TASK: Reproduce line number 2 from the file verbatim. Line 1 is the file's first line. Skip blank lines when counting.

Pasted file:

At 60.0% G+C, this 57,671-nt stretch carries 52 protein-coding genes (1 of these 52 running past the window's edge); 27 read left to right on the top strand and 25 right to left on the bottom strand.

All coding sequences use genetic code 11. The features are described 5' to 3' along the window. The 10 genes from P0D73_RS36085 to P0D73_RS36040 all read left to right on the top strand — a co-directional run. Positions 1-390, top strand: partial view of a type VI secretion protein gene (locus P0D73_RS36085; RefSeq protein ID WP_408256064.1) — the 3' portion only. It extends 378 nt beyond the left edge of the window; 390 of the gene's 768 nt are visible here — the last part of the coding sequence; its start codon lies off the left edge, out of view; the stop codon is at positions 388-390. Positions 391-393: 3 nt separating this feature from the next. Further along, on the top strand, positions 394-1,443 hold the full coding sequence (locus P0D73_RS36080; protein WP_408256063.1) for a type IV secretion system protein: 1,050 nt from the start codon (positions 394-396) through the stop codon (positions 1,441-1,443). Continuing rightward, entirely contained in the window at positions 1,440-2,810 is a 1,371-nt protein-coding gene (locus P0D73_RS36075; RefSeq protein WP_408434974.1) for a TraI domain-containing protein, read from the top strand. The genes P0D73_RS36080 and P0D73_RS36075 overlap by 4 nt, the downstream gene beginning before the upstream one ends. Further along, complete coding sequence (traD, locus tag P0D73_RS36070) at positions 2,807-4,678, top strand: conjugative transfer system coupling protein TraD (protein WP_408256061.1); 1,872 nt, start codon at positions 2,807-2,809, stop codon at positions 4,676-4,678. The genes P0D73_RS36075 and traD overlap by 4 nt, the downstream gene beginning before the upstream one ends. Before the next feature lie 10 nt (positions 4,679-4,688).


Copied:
All coding sequences use genetic code 11. The features are described 5' to 3' along the window. The 10 genes from P0D73_RS36085 to P0D73_RS36040 all read left to right on the top strand — a co-directional run. Positions 1-390, top strand: partial view of a type VI secretion protein gene (locus P0D73_RS36085; RefSeq protein ID WP_408256064.1) — the 3' portion only. It extends 378 nt beyond the left edge of the window; 390 of the gene's 768 nt are visible here — the last part of the coding sequence; its start codon lies off the left edge, out of view; the stop codon is at positions 388-390. Positions 391-393: 3 nt separating this feature from the next. Further along, on the top strand, positions 394-1,443 hold the full coding sequence (locus P0D73_RS36080; protein WP_408256063.1) for a type IV secretion system protein: 1,050 nt from the start codon (positions 394-396) through the stop codon (positions 1,441-1,443). Continuing rightward, entirely contained in the window at positions 1,440-2,810 is a 1,371-nt protein-coding gene (locus P0D73_RS36075; RefSeq protein WP_408434974.1) for a TraI domain-containing protein, read from the top strand. The genes P0D73_RS36080 and P0D73_RS36075 overlap by 4 nt, the downstream gene beginning before the upstream one ends. Further along, complete coding sequence (traD, locus tag P0D73_RS36070) at positions 2,807-4,678, top strand: conjugative transfer system coupling protein TraD (protein WP_408256061.1); 1,872 nt, start codon at positions 2,807-2,809, stop codon at positions 4,676-4,678. The genes P0D73_RS36075 and traD overlap by 4 nt, the downstream gene beginning before the upstream one ends. Before the next feature lie 10 nt (positions 4,679-4,688).